The wise view intoxication and other acts of pure sense gratification as maya, or illusion. When something is illusory, it is taken to be something that it is not. Intoxication represents one of the greatest illusions because it carries the allure of happiness, when in reality it only leads to misery. Bhakti, on the other hand, is completely lacking in deceit. It is so simple, pure, and straightforward that even the non-believers are benefitted by it. The same can’t be said of intoxication or any other act of sense gratification. One who is not a believer in drinking, smoking, or eating meat surely is never benefitted by dedicating their lives to such activities.
Since bhakti proves to be the most beneficial engagement, surely its founder, the person who instituted it, must be very intelligent. The Vedas, the ancient scriptures of India, tell us that bhakti comes from God, whose original form is that of Lord Krishna. Indeed, bhakti’s effectiveness comes from its target of interest, the satisfaction of the senses of the Lord. If the atheist takes to bhakti and is benefitted as a result, surely the creator of the system would have to be credited for the successful outcome. Since the system comes from Krishna, the atheist would have to acknowledge the Lord’s greatness and intelligence. Since Krishna gave us bhakti, surely His other prescriptions would have to be equally as valid. Krishna’s most succinct set of instructions can be found in the famous Bhagavad-gita, also known as the Song of God.
“Abandon all varieties of religion and just surrender unto Me. I shall deliver you from all sinful reaction. Do not fear.” (Lord Krishna, Bg. 18.66)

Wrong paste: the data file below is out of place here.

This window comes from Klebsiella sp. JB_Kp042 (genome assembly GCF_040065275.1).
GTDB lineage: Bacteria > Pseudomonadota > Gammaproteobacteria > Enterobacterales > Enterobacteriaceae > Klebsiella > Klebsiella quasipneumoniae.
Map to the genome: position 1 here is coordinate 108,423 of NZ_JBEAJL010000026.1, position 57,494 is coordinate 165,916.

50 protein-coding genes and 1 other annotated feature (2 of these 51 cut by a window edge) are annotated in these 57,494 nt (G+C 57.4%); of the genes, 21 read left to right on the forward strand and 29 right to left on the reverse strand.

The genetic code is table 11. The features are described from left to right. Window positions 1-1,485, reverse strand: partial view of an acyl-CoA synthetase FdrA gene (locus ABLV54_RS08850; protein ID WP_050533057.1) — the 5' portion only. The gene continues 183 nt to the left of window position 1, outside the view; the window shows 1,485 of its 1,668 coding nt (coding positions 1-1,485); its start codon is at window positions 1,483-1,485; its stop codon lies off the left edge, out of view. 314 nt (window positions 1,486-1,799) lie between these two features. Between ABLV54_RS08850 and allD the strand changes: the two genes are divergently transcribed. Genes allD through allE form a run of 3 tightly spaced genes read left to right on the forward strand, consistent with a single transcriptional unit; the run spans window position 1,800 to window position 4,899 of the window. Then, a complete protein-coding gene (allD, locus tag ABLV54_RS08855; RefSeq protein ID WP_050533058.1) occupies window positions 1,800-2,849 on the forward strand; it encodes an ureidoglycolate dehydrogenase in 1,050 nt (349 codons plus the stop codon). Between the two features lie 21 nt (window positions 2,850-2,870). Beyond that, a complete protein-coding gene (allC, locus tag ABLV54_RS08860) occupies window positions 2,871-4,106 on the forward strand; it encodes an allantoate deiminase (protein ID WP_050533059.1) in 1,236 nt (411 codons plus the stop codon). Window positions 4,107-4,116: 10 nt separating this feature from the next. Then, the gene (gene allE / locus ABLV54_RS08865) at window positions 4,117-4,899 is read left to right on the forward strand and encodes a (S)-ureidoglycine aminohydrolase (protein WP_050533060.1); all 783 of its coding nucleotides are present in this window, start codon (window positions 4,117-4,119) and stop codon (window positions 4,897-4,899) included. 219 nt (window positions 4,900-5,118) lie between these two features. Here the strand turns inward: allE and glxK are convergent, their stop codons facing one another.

Krishna’s final instruction in the Gita is that Arjuna, His cousin and disciple, should simply surrender unto and dedicate all his activities to God. This will ensure happiness, relief from all sinful reactions, and ascension to the imperishable realm in the afterlife. In this way, bhakti not only represents a natural high in terms of stimulation of the spiritual senses, but it represents a true elevation in terms of where it takes the spirit soul. The secret to the success of bhakti lies in its dealings with the spirit soul. The soul of an individual has a constitutional makeup, a natural inclination towards a specific set of activities. These activities have a beneficiary, an ultimate object of worship. In the realm of the material world, the natural loving propensity is misdirected to the sense objects. In spiritual activities, acts of devotion, the loving propensity is directed at God. This is the natural disposition of the liberated soul. It is a lover of God through and through.
“A person who has given up all desires for sense gratification, who lives free from desires, who has given up all sense of proprietorship and is devoid of false ego—he alone can attain real peace.” (Lord Krishna, Bg. 2.71)
Only bhakti brings the natural high of association with Krishna. No other discipline, theistic or atheistic, can secure the same reward. Taking up devotional service can solve any and all problems. At the time of death, the individual whose mind is completely fixed on the lotus feet of the Supreme Lord will immediately return to the spiritual realm, a place wherefrom they never have to return. This brings liberation from the cycle of birth and death, which also means that one will never have to be a slave to the senses again. The natural high of association with Krishna, as is experienced by the liberated souls residing in the spiritual world, brings all the glory and happiness without any of the worry.
On one side you have activities which bring some pleasure along with many negative effects. On the other side you have activities which bring tremendous pleasures without any of the unwanted consequences. A sober person, one who can objectively weigh the two options, will surely choose the latter. The claims of the bhaktas are not false promises that only bear fruit in the afterlife. Everyone is looking for pleasure after all, so those who are already faithfully engaged in the service of Krishna would not take to such activity if it didn’t bring them happiness. “The proof is in the pudding” as they say, so one should at least adopt the chanting process and see what effect it has.
Categories: four regulative principles